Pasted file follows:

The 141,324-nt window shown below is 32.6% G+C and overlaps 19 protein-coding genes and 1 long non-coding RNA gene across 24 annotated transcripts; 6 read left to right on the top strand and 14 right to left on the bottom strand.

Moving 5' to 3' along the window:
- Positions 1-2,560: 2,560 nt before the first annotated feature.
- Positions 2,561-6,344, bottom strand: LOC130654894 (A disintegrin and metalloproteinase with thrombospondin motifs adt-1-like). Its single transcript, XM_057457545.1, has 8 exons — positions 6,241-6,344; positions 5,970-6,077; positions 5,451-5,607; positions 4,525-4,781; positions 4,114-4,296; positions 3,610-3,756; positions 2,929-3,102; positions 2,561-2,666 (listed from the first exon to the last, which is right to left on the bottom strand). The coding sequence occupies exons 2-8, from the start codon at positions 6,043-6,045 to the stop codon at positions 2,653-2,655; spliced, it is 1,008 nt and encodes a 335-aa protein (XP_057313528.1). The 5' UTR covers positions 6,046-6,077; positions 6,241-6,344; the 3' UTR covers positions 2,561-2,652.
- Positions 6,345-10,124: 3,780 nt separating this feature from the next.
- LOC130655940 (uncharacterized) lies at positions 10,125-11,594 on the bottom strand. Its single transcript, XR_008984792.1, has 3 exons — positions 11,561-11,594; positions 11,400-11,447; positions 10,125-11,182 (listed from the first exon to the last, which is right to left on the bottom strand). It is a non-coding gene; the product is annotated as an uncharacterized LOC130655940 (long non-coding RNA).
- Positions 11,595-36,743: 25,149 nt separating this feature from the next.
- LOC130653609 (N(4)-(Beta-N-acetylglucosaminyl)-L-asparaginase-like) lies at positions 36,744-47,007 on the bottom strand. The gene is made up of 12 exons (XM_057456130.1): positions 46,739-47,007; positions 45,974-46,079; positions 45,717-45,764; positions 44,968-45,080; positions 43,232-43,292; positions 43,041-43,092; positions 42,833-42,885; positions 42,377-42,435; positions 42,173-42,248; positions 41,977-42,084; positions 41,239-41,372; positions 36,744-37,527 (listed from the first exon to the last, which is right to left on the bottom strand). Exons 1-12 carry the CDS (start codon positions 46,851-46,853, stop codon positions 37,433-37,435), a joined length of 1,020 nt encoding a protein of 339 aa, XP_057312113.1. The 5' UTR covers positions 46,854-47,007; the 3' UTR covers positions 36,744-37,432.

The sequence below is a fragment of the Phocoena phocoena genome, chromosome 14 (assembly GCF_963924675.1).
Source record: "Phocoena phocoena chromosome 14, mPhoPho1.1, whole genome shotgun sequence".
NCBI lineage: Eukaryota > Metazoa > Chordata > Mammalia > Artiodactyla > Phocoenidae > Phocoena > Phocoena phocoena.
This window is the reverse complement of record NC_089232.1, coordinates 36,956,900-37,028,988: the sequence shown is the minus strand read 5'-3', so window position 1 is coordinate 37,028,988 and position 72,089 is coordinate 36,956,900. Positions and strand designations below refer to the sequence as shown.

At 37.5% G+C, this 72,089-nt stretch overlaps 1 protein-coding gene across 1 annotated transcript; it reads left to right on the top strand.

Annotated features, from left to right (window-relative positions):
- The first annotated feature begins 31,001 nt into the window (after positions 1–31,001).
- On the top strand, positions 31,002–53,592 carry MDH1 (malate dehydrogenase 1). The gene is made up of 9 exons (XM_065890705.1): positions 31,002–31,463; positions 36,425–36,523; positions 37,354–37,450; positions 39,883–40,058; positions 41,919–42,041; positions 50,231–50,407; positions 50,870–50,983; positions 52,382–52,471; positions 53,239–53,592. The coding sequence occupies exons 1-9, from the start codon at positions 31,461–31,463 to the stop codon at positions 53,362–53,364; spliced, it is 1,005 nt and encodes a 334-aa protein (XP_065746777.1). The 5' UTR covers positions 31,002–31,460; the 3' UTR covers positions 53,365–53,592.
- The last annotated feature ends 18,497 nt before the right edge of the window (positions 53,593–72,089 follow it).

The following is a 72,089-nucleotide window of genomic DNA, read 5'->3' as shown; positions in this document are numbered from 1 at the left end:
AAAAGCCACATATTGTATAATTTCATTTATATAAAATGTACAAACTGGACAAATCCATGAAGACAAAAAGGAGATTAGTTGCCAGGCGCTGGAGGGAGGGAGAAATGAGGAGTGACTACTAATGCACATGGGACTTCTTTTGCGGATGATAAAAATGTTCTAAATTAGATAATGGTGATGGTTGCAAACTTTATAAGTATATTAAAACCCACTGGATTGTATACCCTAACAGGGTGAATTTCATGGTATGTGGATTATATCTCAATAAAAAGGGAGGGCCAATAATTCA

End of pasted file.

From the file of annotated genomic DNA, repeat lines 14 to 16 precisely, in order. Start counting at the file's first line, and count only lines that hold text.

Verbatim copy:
Annotated features, from left to right (window-relative positions):
- The first annotated feature begins 31,001 nt into the window (after positions 1–31,001).
- On the top strand, positions 31,002–53,592 carry MDH1 (malate dehydrogenase 1). The gene is made up of 9 exons (XM_065890705.1): positions 31,002–31,463; positions 36,425–36,523; positions 37,354–37,450; positions 39,883–40,058; positions 41,919–42,041; positions 50,231–50,407; positions 50,870–50,983; positions 52,382–52,471; positions 53,239–53,592. The coding sequence occupies exons 1-9, from the start codon at positions 31,461–31,463 to the stop codon at positions 53,362–53,364; spliced, it is 1,005 nt and encodes a 334-aa protein (XP_065746777.1). The 5' UTR covers positions 31,002–31,460; the 3' UTR covers positions 53,365–53,592.